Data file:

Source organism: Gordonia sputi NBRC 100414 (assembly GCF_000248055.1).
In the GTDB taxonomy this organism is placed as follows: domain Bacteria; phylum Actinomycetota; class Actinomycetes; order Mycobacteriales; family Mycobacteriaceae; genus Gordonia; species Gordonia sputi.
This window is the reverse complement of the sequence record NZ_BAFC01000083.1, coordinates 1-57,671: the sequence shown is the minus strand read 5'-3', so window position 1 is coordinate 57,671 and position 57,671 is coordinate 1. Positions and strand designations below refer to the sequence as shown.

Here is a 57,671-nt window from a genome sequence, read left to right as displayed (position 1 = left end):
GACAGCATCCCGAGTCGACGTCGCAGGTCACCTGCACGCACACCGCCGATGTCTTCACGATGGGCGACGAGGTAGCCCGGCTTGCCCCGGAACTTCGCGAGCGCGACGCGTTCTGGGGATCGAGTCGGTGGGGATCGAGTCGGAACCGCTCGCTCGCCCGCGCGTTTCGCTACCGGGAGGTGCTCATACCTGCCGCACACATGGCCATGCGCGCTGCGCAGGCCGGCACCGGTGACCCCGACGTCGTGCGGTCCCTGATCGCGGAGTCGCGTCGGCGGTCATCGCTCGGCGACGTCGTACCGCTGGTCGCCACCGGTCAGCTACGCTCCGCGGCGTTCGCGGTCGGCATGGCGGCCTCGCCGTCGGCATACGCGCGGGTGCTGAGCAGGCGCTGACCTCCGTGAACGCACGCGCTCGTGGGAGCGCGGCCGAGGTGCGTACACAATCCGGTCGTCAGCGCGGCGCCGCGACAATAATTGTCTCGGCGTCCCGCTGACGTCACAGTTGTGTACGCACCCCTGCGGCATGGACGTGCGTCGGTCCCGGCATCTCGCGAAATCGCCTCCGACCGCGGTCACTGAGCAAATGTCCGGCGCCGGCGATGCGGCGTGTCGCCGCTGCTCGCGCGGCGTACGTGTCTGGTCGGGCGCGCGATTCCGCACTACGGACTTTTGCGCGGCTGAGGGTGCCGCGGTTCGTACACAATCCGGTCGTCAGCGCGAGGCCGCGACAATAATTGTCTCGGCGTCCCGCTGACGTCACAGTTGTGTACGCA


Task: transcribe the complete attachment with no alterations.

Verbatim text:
Source organism: Gordonia sputi NBRC 100414 (assembly GCF_000248055.1).
In the GTDB taxonomy this organism is placed as follows: domain Bacteria; phylum Actinomycetota; class Actinomycetes; order Mycobacteriales; family Mycobacteriaceae; genus Gordonia; species Gordonia sputi.
This window is the reverse complement of the sequence record NZ_BAFC01000083.1, coordinates 1-57,671: the sequence shown is the minus strand read 5'-3', so window position 1 is coordinate 57,671 and position 57,671 is coordinate 1. Positions and strand designations below refer to the sequence as shown.

Here is a 57,671-nt window from a genome sequence, read left to right as displayed (position 1 = left end):
GACAGCATCCCGAGTCGACGTCGCAGGTCACCTGCACGCACACCGCCGATGTCTTCACGATGGGCGACGAGGTAGCCCGGCTTGCCCCGGAACTTCGCGAGCGCGACGCGTTCTGGGGATCGAGTCGGTGGGGATCGAGTCGGAACCGCTCGCTCGCCCGCGCGTTTCGCTACCGGGAGGTGCTCATACCTGCCGCACACATGGCCATGCGCGCTGCGCAGGCCGGCACCGGTGACCCCGACGTCGTGCGGTCCCTGATCGCGGAGTCGCGTCGGCGGTCATCGCTCGGCGACGTCGTACCGCTGGTCGCCACCGGTCAGCTACGCTCCGCGGCGTTCGCGGTCGGCATGGCGGCCTCGCCGTCGGCATACGCGCGGGTGCTGAGCAGGCGCTGACCTCCGTGAACGCACGCGCTCGTGGGAGCGCGGCCGAGGTGCGTACACAATCCGGTCGTCAGCGCGGCGCCGCGACAATAATTGTCTCGGCGTCCCGCTGACGTCACAGTTGTGTACGCACCCCTGCGGCATGGACGTGCGTCGGTCCCGGCATCTCGCGAAATCGCCTCCGACCGCGGTCACTGAGCAAATGTCCGGCGCCGGCGATGCGGCGTGTCGCCGCTGCTCGCGCGGCGTACGTGTCTGGTCGGGCGCGCGATTCCGCACTACGGACTTTTGCGCGGCTGAGGGTGCCGCGGTTCGTACACAATCCGGTCGTCAGCGCGAGGCCGCGACAATAATTGTCTCGGCGTCCCGCTGACGTCACAGTTGTGTACGCA